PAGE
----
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Unagi

It Came From Beneath the SFC

(442; US: 19 Sep 2006; UK: Available as import)

Unagi, the beatmaker from California’s Bay Area, hit the right notes with his previous instrumental albums, Unagi (2003), and Keepin’ It Eel (2005).  Listening to Unagi reminds me of California’s sonic diversity, which often gets lost in the shine created by the likes of Dr. Dre, Ice Cube, Too Short, and E-40. Unagi’s latest release, It Came From Beneath the SFC, continues to celebrate his uniqueness. His sound is deceptively intricate, building grooves out of loops from the ‘70s and ‘80s, and adding jazzy horns and pianos or up-to-date drums and percussion.  Not surprisingly, the tracks that put Unagi’s production technique in the forefront are the standouts: the intro “Shock & Awe”, “Split Decision”, “Shoulda Known Better”, “EKGz”, “If You Wanna”, “Rolling Ronnie”, and the Barry White-flavored “Give It to Me”.  Unagi’s approach is like listening to Paul Hardcastle at a jam session with Herbie Hancock, with Marly Marl showing up to provide samples and scratches. Unfortunately, the guest emcees don’t always rise to the challenge. Sometimes Unagi’s beats come to the rescue, sometimes not. The biggest “not” unfortunately occurs when Unagi acts as his own guest, taking the mic on “Lost & Found” with lackluster results. However, a few of the other guests hold their own, with the highlights being: “Stay Focused”, where Linkletterz reminds us of “Rapper’s Delight”; Motion Man’s flow on the Pete Rock-resembling background of “Who Spilt the Beer”; and “Wrap You Up”, featuring Melina Jones’ conversational rhymes that recall Ladybug Mecca from Digable Planets. All in all, Unagi’s latest throws a delightful curveball from the norm.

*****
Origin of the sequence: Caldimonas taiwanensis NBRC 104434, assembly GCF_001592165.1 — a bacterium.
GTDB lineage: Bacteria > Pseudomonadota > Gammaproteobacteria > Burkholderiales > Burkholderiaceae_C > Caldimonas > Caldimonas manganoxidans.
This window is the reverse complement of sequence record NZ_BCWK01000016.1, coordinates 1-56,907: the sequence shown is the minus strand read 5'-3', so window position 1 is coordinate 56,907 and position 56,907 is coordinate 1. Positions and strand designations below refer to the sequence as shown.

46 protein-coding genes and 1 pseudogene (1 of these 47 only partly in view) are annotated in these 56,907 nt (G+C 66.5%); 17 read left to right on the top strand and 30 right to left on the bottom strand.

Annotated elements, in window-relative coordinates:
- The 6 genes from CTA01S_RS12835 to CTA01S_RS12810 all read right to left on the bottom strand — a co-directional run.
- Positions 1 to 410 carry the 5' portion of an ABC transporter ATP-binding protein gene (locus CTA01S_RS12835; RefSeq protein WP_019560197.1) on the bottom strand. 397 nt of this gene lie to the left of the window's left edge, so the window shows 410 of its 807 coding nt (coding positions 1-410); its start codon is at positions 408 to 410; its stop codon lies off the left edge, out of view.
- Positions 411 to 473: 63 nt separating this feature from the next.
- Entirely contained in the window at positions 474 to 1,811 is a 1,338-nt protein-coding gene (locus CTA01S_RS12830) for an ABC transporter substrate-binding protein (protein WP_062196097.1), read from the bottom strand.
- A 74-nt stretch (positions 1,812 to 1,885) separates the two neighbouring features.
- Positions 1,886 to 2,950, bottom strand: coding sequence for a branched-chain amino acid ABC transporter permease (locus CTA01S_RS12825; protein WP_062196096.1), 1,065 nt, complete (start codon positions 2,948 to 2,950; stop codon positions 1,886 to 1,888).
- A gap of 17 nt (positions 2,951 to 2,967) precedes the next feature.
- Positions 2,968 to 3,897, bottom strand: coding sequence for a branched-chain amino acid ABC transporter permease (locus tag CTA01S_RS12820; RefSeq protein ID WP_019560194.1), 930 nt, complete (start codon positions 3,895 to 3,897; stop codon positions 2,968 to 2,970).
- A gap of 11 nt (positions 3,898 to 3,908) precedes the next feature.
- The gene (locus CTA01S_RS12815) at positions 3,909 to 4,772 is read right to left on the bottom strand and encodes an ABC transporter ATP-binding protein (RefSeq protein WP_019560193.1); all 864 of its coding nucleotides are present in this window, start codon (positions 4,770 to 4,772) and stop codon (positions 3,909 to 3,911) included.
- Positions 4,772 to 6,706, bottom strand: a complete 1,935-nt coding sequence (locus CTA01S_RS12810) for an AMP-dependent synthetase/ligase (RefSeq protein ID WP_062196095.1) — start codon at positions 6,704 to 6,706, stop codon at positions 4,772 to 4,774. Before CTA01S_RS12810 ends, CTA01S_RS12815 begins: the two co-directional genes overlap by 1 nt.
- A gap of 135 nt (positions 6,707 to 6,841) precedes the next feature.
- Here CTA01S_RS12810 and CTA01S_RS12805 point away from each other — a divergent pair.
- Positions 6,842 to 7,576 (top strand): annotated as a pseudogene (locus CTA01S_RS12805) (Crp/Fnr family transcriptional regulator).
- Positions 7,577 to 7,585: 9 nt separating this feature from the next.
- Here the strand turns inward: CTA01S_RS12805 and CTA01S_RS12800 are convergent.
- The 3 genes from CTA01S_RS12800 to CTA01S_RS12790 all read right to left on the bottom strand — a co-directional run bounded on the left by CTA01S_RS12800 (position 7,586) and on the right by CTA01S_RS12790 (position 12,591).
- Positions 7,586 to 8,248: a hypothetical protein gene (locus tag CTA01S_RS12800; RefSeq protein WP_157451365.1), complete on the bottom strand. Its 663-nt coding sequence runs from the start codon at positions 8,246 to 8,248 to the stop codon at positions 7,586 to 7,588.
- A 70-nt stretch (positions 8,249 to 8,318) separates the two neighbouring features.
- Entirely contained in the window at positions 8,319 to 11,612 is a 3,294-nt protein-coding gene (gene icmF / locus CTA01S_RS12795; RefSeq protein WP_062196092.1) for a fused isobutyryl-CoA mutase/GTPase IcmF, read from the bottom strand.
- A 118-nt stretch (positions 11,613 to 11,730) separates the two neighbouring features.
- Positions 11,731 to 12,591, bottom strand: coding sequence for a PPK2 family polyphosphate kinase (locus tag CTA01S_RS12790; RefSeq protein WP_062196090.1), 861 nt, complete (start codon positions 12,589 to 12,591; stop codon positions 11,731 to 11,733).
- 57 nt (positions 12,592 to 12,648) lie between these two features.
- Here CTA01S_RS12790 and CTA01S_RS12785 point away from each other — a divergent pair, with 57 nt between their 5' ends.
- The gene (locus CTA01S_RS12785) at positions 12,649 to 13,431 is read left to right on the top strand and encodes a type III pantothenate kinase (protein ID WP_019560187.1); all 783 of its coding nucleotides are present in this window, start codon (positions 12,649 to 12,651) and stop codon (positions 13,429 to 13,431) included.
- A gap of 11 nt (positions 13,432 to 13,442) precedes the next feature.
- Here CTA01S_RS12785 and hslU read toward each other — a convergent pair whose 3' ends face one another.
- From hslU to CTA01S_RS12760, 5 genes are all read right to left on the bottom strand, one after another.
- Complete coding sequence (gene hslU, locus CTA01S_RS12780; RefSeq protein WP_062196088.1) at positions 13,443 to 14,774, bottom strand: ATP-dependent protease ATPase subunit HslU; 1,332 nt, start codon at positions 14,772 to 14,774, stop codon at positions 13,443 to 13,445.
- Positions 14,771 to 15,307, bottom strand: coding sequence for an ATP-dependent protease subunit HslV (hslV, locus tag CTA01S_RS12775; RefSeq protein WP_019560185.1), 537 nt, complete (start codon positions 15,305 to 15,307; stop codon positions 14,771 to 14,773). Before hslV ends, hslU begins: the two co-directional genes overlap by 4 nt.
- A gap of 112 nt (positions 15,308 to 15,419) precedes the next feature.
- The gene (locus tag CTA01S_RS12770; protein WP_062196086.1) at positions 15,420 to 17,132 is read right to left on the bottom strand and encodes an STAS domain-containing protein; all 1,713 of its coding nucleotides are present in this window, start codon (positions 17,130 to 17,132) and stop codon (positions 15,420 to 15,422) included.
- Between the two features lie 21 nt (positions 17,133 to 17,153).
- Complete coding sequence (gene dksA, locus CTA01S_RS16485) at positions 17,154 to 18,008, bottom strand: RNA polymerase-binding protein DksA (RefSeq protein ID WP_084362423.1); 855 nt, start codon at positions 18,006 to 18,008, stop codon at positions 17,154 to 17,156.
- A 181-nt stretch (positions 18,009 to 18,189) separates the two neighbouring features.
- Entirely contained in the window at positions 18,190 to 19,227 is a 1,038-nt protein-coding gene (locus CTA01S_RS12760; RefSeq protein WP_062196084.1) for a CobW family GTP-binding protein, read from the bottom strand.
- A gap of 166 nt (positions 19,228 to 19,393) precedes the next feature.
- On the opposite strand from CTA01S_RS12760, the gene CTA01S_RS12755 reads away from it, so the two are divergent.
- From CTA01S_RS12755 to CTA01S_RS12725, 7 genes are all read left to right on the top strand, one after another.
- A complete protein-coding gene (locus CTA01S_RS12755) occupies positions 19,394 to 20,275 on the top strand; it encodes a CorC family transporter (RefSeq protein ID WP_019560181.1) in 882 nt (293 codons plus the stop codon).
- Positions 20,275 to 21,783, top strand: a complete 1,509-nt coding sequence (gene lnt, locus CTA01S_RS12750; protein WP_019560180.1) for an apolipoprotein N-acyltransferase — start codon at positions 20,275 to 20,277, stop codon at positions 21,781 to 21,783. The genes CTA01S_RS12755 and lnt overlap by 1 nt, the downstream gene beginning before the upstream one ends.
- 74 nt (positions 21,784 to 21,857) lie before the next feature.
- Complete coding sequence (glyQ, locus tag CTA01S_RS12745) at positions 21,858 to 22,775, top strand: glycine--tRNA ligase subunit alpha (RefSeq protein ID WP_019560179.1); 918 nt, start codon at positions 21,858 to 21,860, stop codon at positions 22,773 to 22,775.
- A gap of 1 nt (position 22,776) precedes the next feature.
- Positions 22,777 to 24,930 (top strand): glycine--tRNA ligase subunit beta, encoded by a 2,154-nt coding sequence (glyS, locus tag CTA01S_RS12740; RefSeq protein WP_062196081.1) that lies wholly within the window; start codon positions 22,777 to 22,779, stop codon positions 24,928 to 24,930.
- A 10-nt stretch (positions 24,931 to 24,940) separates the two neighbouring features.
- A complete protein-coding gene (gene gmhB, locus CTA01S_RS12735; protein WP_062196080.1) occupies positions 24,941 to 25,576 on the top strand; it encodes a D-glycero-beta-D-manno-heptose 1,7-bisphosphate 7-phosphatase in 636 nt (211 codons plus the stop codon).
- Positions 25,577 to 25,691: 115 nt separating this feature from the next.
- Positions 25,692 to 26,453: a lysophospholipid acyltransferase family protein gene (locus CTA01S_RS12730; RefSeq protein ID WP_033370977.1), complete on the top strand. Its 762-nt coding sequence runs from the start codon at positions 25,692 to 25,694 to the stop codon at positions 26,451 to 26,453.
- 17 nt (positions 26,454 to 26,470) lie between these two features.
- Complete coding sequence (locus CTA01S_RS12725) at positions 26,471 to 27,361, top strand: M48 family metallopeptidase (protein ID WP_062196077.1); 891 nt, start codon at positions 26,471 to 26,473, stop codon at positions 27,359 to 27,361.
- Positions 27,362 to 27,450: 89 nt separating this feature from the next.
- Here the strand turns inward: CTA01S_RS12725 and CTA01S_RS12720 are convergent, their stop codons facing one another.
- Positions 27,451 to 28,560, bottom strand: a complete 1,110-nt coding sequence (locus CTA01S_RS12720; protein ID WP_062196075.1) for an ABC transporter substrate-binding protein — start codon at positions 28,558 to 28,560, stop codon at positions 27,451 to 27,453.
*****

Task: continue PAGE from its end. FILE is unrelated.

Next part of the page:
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Quentin Huff is an attorney, writer, visual artist, and professional tennis player who lives and works in Winston-Salem, North Carolina. In addition to serving as an adjunct professor at Wake Forest University School of Law, he enjoys practicing entertainment law. When he's not busy suing people or giving other people advice on how to sue people, he writes novels, short stories, poetry, screenplays, diary entries, and essays. Quentin's writing appears, or is forthcoming, in: Casa Poema, Pemmican Press, Switched-On Gutenberg, Defenestration, Poems Niederngasse, and The Ringing Ear, Cave Canem's anthology of contemporary African American poetry rooted in the South. His family owns and operates Huff Art Studio, an art gallery specializing in fine art, printing, and graphic design. Quentin loves Final Fantasy videogames, Barbara Kingsolver's The Poisonwood Bible, his mother Earnestine, PopMatters, and all things Prince.


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